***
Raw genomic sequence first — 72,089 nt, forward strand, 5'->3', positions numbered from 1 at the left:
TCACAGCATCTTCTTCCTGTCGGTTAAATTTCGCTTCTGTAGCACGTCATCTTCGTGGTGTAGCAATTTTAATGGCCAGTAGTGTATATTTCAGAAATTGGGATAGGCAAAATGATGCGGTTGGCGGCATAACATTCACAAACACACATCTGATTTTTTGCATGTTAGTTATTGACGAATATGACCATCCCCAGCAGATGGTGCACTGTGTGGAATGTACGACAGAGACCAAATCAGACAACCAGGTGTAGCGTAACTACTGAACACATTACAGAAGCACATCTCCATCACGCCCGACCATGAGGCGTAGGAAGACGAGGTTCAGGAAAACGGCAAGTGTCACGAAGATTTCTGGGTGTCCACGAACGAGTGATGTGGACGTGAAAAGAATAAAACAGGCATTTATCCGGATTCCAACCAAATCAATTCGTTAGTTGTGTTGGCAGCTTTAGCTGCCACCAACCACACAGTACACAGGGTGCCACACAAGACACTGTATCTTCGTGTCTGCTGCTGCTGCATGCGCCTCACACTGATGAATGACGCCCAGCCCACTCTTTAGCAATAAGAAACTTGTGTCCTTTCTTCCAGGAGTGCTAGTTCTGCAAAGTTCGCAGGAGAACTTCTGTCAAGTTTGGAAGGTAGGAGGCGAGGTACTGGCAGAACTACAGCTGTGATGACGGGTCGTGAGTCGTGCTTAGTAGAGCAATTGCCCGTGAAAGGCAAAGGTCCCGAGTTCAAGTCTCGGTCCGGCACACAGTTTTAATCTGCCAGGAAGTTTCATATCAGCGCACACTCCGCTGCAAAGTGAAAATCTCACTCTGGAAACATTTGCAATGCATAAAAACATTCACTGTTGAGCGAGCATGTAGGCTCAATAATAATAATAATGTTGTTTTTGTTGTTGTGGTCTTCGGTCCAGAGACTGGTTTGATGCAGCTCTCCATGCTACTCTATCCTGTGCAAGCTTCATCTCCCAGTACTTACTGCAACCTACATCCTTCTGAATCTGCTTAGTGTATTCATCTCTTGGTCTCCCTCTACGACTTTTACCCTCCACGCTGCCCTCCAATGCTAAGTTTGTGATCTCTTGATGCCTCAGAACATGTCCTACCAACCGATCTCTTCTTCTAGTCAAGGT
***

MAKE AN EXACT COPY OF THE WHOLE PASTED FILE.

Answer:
Raw genomic sequence first — 72,089 nt, forward strand, 5'->3', positions numbered from 1 at the left:
TCACAGCATCTTCTTCCTGTCGGTTAAATTTCGCTTCTGTAGCACGTCATCTTCGTGGTGTAGCAATTTTAATGGCCAGTAGTGTATATTTCAGAAATTGGGATAGGCAAAATGATGCGGTTGGCGGCATAACATTCACAAACACACATCTGATTTTTTGCATGTTAGTTATTGACGAATATGACCATCCCCAGCAGATGGTGCACTGTGTGGAATGTACGACAGAGACCAAATCAGACAACCAGGTGTAGCGTAACTACTGAACACATTACAGAAGCACATCTCCATCACGCCCGACCATGAGGCGTAGGAAGACGAGGTTCAGGAAAACGGCAAGTGTCACGAAGATTTCTGGGTGTCCACGAACGAGTGATGTGGACGTGAAAAGAATAAAACAGGCATTTATCCGGATTCCAACCAAATCAATTCGTTAGTTGTGTTGGCAGCTTTAGCTGCCACCAACCACACAGTACACAGGGTGCCACACAAGACACTGTATCTTCGTGTCTGCTGCTGCTGCATGCGCCTCACACTGATGAATGACGCCCAGCCCACTCTTTAGCAATAAGAAACTTGTGTCCTTTCTTCCAGGAGTGCTAGTTCTGCAAAGTTCGCAGGAGAACTTCTGTCAAGTTTGGAAGGTAGGAGGCGAGGTACTGGCAGAACTACAGCTGTGATGACGGGTCGTGAGTCGTGCTTAGTAGAGCAATTGCCCGTGAAAGGCAAAGGTCCCGAGTTCAAGTCTCGGTCCGGCACACAGTTTTAATCTGCCAGGAAGTTTCATATCAGCGCACACTCCGCTGCAAAGTGAAAATCTCACTCTGGAAACATTTGCAATGCATAAAAACATTCACTGTTGAGCGAGCATGTAGGCTCAATAATAATAATAATGTTGTTTTTGTTGTTGTGGTCTTCGGTCCAGAGACTGGTTTGATGCAGCTCTCCATGCTACTCTATCCTGTGCAAGCTTCATCTCCCAGTACTTACTGCAACCTACATCCTTCTGAATCTGCTTAGTGTATTCATCTCTTGGTCTCCCTCTACGACTTTTACCCTCCACGCTGCCCTCCAATGCTAAGTTTGTGATCTCTTGATGCCTCAGAACATGTCCTACCAACCGATCTCTTCTTCTAGTCAAGGT